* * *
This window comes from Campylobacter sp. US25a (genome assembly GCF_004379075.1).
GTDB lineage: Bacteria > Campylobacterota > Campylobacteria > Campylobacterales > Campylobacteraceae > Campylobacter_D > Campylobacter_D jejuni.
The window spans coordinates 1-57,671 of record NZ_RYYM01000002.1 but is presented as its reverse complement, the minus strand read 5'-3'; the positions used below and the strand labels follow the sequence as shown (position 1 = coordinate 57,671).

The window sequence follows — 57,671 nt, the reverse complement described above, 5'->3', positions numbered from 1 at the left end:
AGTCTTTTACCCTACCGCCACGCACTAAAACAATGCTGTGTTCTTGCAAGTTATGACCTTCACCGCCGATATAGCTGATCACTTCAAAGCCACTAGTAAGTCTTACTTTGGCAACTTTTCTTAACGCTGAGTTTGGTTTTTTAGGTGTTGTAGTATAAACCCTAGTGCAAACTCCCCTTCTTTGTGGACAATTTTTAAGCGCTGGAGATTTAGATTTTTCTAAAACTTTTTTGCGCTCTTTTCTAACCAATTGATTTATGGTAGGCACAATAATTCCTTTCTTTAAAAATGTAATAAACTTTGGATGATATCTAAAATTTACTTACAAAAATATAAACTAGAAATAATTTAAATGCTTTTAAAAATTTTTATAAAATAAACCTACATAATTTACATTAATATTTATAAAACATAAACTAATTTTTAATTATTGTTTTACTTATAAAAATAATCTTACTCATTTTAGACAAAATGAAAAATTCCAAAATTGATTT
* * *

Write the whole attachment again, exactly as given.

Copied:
This window comes from Campylobacter sp. US25a (genome assembly GCF_004379075.1).
GTDB lineage: Bacteria > Campylobacterota > Campylobacteria > Campylobacterales > Campylobacteraceae > Campylobacter_D > Campylobacter_D jejuni.
The window spans coordinates 1-57,671 of record NZ_RYYM01000002.1 but is presented as its reverse complement, the minus strand read 5'-3'; the positions used below and the strand labels follow the sequence as shown (position 1 = coordinate 57,671).

The window sequence follows — 57,671 nt, the reverse complement described above, 5'->3', positions numbered from 1 at the left end:
AGTCTTTTACCCTACCGCCACGCACTAAAACAATGCTGTGTTCTTGCAAGTTATGACCTTCACCGCCGATATAGCTGATCACTTCAAAGCCACTAGTAAGTCTTACTTTGGCAACTTTTCTTAACGCTGAGTTTGGTTTTTTAGGTGTTGTAGTATAAACCCTAGTGCAAACTCCCCTTCTTTGTGGACAATTTTTAAGCGCTGGAGATTTAGATTTTTCTAAAACTTTTTTGCGCTCTTTTCTAACCAATTGATTTATGGTAGGCACAATAATTCCTTTCTTTAAAAATGTAATAAACTTTGGATGATATCTAAAATTTACTTACAAAAATATAAACTAGAAATAATTTAAATGCTTTTAAAAATTTTTATAAAATAAACCTACATAATTTACATTAATATTTATAAAACATAAACTAATTTTTAATTATTGTTTTACTTATAAAAATAATCTTACTCATTTTAGACAAAATGAAAAATTCCAAAATTGATTT